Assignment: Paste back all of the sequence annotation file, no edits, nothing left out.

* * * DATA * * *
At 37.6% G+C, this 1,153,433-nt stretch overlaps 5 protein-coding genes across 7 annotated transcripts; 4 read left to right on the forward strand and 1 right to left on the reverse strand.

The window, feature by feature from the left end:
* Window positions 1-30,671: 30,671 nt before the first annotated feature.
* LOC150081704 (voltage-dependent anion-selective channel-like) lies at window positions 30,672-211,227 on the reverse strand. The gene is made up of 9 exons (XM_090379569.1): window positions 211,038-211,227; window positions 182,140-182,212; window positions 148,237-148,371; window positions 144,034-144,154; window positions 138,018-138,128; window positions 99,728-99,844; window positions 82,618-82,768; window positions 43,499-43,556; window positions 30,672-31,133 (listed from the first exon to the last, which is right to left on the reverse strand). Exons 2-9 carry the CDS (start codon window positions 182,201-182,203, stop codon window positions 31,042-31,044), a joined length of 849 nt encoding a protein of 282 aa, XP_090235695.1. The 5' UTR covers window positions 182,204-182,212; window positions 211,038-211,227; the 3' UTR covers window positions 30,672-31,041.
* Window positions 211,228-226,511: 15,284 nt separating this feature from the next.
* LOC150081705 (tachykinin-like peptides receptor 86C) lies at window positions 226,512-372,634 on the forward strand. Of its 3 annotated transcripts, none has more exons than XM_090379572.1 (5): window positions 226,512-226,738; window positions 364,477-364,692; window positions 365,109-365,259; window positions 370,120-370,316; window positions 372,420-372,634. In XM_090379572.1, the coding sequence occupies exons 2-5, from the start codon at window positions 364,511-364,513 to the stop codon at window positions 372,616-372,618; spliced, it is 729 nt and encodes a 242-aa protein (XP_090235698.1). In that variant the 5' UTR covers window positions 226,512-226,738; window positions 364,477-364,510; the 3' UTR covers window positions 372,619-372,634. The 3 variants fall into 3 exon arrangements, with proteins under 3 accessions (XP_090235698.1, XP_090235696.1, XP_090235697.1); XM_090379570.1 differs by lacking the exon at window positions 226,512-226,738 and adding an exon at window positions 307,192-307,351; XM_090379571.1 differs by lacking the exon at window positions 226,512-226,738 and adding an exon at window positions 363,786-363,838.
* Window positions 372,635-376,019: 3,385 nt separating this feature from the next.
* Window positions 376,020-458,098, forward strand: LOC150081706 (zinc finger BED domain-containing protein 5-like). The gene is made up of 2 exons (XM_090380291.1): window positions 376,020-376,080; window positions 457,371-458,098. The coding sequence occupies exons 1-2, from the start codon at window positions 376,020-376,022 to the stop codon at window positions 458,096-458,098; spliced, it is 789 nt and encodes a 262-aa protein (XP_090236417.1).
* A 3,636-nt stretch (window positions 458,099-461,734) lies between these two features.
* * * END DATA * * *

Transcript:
At 37.6% G+C, this 1,153,433-nt stretch overlaps 5 protein-coding genes across 7 annotated transcripts; 4 read left to right on the forward strand and 1 right to left on the reverse strand.

The window, feature by feature from the left end:
* Window positions 1-30,671: 30,671 nt before the first annotated feature.
* LOC150081704 (voltage-dependent anion-selective channel-like) lies at window positions 30,672-211,227 on the reverse strand. The gene is made up of 9 exons (XM_090379569.1): window positions 211,038-211,227; window positions 182,140-182,212; window positions 148,237-148,371; window positions 144,034-144,154; window positions 138,018-138,128; window positions 99,728-99,844; window positions 82,618-82,768; window positions 43,499-43,556; window positions 30,672-31,133 (listed from the first exon to the last, which is right to left on the reverse strand). Exons 2-9 carry the CDS (start codon window positions 182,201-182,203, stop codon window positions 31,042-31,044), a joined length of 849 nt encoding a protein of 282 aa, XP_090235695.1. The 5' UTR covers window positions 182,204-182,212; window positions 211,038-211,227; the 3' UTR covers window positions 30,672-31,041.
* Window positions 211,228-226,511: 15,284 nt separating this feature from the next.
* LOC150081705 (tachykinin-like peptides receptor 86C) lies at window positions 226,512-372,634 on the forward strand. Of its 3 annotated transcripts, none has more exons than XM_090379572.1 (5): window positions 226,512-226,738; window positions 364,477-364,692; window positions 365,109-365,259; window positions 370,120-370,316; window positions 372,420-372,634. In XM_090379572.1, the coding sequence occupies exons 2-5, from the start codon at window positions 364,511-364,513 to the stop codon at window positions 372,616-372,618; spliced, it is 729 nt and encodes a 242-aa protein (XP_090235698.1). In that variant the 5' UTR covers window positions 226,512-226,738; window positions 364,477-364,510; the 3' UTR covers window positions 372,619-372,634. The 3 variants fall into 3 exon arrangements, with proteins under 3 accessions (XP_090235698.1, XP_090235696.1, XP_090235697.1); XM_090379570.1 differs by lacking the exon at window positions 226,512-226,738 and adding an exon at window positions 307,192-307,351; XM_090379571.1 differs by lacking the exon at window positions 226,512-226,738 and adding an exon at window positions 363,786-363,838.
* Window positions 372,635-376,019: 3,385 nt separating this feature from the next.
* Window positions 376,020-458,098, forward strand: LOC150081706 (zinc finger BED domain-containing protein 5-like). The gene is made up of 2 exons (XM_090380291.1): window positions 376,020-376,080; window positions 457,371-458,098. The coding sequence occupies exons 1-2, from the start codon at window positions 376,020-376,022 to the stop codon at window positions 458,096-458,098; spliced, it is 789 nt and encodes a 262-aa protein (XP_090236417.1).
* A 3,636-nt stretch (window positions 458,099-461,734) lies between these two features.